Looking to get promoted at work, ladies? You better keep those masculine behaviors in check.
A new study by researchers at George Mason University and Stanford University found that women who demonstrate stereotypical masculine traits should be mindful of their behavior if they want to get ahead in the workplace.
Previous research has shown that women who exhibit conventional male characteristics such as self-confidence and dominance may suffer from the “backlash effect” in which they are viewed negatively for not acting in a traditionally feminine manner.
But according to researchers Olivia O’Neill, assistant professor in Mason’s School of Management, and Charles O’Reilly, professor in Stanford’s Graduate School of Business, women who are able to self-monitor their masculine behavior use it to their advantage and get more promotions at work than both men and other women.
“Although masculine women are seen as more competent than feminine women, they are also seen as less socially skilled and, consequently, less likeable and less likely to get promoted,” says O’Neill. “Our research shows that self-monitoring this behavior can have beneficial effects for masculine women, leading to more promotions and success in the workplace.”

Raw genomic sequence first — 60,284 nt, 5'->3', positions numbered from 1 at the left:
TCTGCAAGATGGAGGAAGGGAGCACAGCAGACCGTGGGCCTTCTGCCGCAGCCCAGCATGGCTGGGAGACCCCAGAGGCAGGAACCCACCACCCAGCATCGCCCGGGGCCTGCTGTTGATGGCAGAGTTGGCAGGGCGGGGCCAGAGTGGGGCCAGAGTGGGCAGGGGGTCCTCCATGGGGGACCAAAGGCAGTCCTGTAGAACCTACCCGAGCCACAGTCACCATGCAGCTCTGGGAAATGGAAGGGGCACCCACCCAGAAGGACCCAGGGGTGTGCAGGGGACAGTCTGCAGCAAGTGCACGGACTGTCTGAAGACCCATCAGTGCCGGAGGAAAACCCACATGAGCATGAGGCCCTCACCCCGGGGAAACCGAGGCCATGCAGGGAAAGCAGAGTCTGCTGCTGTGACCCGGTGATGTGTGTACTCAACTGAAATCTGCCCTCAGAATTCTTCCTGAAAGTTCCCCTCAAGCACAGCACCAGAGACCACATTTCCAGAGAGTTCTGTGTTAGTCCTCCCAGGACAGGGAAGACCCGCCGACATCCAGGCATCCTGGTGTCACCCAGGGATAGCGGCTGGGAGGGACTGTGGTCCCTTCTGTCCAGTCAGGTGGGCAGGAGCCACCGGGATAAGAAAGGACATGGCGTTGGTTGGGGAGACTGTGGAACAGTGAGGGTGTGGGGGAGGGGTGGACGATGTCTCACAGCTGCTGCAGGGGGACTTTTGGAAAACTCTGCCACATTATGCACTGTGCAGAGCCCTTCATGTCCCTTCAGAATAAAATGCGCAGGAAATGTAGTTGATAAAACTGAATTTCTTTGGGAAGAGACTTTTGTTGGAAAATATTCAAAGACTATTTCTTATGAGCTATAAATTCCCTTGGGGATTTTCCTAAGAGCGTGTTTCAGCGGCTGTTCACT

Results of the study showed that masculine women who are good at self-monitoring, or knowing when to ‘turn on and off’ these masculine traits, had a higher likelihood of being promoted than those women who were not as successful at self-monitoring. By contrast, self-monitoring did not make a difference in the number of promotions men received.
More information can be found here.